Dinosaur Garden Theme: Creating A Prehistoric Garden For Kids

Prehistoric Themed Garden
large dioon
(Image credit: JillianCain)

If you're looking for an unusual garden theme, and one that is especially fun for children, perhaps you could plant a primitive plant garden. Prehistoric garden designs, often with a dinosaur garden theme, utilize primitive plants. You may be wondering what are primitive plants? Read on to learn more about primitive plants and how you can go about creating a prehistoric garden with your children.

What are Primitive Plants?

Many plants are available for use in prehistoric gardens. Prehistoric garden designs simply use plants that have existed for millions of years. These plants have adapted to a range of climates and conditions and remain viable today, often reproducing from spores, such as with ferns. Creating a prehistoric garden in the shade is a great way to use this variety of plants. Among the oldest plants found in fossil records, ferns have adapted to climate changes and sprung up in new locations across the planet. Mosses should also be included when planning prehistoric garden designs in the shade. Elevate some containerized ferns on pedestals for an interesting variation. Ginkgo trees and cycads, like the sago palm, are other primitive plants that take more sun and can also be used when creating a primitive garden.

Creating a Dinosaur Garden Theme

The steps for creating a prehistoric garden are similar to creating a traditional garden, but you'll find the results surprisingly different. Creating a prehistoric garden can help you get the kids interested in gardening since many of them love dinosaurs. A primitive plant garden is easy to design when you're working with an area that includes both sun and shade. This is a great way to get the kids involved in gardening projects; just tell them they're planting a dinosaur garden theme. Explain that these foliage plants were likely the dinosaur's food source all those centuries ago. In addition to those listed above, queen palms, asparagus ferns, gunnera, junipers, and pine are among the plants you can use when planning prehistoric garden designs. Horsetails are another primitive plant you can add when planning a primitive plant garden. Sink a container into the soil for rapidly spreading plants such as these. This allows you to use the plant in your garden and keeps it from getting out of bounds. Don't forget to add some hardscape sculptures, such as the dinosaurs, that once dined on these ancient plants. Add a sandbox for the kids with, of course, plastic toy dinosaurs to expand on the dinosaur theme when creating a prehistoric garden with children.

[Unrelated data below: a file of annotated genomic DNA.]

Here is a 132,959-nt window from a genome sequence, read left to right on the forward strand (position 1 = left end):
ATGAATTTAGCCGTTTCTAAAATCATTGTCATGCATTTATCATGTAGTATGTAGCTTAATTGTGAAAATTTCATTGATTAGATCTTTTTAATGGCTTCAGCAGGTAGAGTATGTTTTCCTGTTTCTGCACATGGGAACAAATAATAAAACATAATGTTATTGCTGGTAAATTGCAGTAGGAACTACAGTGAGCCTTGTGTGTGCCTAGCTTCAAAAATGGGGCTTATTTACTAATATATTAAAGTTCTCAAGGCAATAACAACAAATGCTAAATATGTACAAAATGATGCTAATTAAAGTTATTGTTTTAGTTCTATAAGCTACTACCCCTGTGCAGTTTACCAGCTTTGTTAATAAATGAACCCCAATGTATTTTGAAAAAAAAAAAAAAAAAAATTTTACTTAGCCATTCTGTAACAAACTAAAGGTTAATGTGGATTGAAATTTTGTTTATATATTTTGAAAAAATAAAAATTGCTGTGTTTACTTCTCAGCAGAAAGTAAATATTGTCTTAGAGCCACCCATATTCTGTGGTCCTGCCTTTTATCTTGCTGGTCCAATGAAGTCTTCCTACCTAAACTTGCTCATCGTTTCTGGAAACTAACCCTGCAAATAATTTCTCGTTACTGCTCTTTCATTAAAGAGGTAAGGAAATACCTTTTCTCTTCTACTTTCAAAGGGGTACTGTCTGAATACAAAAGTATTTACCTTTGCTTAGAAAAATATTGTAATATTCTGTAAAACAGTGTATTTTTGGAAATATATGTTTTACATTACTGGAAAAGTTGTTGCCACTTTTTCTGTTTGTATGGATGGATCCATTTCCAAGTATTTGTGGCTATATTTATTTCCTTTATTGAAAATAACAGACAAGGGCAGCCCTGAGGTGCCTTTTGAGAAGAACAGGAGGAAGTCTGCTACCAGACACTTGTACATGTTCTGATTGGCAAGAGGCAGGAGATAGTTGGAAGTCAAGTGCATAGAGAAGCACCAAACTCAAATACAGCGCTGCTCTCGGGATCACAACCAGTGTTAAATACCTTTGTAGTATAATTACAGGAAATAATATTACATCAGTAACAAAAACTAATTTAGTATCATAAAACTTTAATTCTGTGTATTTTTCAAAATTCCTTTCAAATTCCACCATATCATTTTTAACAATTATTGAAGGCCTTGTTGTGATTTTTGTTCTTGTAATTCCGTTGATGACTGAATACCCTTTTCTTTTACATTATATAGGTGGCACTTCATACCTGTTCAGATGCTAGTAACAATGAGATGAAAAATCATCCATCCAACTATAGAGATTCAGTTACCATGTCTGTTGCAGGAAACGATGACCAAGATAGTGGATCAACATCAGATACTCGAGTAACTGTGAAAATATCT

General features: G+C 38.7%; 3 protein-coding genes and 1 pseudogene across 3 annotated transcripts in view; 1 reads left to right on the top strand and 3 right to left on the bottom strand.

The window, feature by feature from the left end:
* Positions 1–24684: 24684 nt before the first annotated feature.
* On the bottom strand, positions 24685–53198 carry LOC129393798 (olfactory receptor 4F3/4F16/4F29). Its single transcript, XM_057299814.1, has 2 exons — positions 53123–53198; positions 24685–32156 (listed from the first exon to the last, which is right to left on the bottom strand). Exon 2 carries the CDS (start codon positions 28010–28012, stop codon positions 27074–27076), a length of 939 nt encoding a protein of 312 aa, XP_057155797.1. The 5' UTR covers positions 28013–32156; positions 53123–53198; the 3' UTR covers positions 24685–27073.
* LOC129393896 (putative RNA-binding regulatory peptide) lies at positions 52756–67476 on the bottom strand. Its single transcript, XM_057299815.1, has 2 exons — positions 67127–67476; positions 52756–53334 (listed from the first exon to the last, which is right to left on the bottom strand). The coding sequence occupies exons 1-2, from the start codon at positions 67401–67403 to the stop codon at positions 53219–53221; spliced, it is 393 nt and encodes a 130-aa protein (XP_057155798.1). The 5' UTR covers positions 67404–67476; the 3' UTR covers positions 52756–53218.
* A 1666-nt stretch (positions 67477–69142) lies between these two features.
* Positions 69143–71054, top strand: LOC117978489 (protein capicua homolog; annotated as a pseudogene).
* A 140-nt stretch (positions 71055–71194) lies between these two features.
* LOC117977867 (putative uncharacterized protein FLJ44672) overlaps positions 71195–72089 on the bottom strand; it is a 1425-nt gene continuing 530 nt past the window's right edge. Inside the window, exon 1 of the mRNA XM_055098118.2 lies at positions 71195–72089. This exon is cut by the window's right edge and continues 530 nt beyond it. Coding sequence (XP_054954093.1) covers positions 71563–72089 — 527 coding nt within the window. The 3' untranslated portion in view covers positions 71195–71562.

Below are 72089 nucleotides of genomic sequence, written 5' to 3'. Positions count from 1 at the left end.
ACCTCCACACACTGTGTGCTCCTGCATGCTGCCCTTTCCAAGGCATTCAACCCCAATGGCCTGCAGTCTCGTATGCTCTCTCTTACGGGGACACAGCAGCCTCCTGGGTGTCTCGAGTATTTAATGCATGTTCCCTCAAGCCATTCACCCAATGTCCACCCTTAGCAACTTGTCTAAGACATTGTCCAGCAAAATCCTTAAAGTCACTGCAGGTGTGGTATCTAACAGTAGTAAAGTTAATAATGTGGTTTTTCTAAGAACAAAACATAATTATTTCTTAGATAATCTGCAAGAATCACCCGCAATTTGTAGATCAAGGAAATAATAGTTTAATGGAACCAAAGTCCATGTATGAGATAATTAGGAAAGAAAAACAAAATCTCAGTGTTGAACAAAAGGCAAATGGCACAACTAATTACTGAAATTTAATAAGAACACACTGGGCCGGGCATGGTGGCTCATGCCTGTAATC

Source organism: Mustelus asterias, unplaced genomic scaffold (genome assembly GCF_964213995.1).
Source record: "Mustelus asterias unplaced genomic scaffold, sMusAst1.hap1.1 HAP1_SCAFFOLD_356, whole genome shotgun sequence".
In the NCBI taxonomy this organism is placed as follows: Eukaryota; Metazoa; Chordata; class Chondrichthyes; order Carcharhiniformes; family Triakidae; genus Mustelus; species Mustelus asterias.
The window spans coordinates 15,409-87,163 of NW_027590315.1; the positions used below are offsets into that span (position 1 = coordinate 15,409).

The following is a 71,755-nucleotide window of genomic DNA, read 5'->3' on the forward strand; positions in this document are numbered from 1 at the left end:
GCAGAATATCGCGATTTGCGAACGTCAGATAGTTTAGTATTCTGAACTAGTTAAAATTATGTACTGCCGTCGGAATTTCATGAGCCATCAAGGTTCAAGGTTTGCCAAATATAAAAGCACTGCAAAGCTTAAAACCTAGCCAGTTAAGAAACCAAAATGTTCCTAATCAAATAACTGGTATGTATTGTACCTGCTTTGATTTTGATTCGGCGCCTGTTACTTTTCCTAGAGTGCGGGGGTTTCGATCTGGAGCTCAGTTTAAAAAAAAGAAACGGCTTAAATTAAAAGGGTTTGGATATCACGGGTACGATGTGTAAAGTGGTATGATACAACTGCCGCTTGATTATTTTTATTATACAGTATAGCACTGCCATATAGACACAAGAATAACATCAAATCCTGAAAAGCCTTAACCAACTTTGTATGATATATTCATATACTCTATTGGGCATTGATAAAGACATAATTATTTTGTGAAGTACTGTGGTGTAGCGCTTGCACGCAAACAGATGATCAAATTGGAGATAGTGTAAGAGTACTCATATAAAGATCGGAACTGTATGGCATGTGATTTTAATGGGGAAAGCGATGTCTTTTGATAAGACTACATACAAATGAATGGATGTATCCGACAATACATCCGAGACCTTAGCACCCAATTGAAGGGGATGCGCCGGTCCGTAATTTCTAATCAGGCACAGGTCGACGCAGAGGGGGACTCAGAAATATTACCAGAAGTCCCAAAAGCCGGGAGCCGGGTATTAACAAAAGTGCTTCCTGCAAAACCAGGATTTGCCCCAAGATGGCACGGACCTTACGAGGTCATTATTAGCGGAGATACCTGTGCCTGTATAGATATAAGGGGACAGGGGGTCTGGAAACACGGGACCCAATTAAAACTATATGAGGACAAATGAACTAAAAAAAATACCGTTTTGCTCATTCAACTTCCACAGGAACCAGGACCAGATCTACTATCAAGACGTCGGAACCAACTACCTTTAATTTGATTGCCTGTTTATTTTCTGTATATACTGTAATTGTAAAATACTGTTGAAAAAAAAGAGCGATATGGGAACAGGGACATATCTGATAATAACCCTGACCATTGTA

Becca Badgett

Becca Badgett was a regular contributor to Gardening Know How for ten years. Co-author of the book How to Grow an EMERGENCY Garden, Becca specializes in succulent and cactus gardening.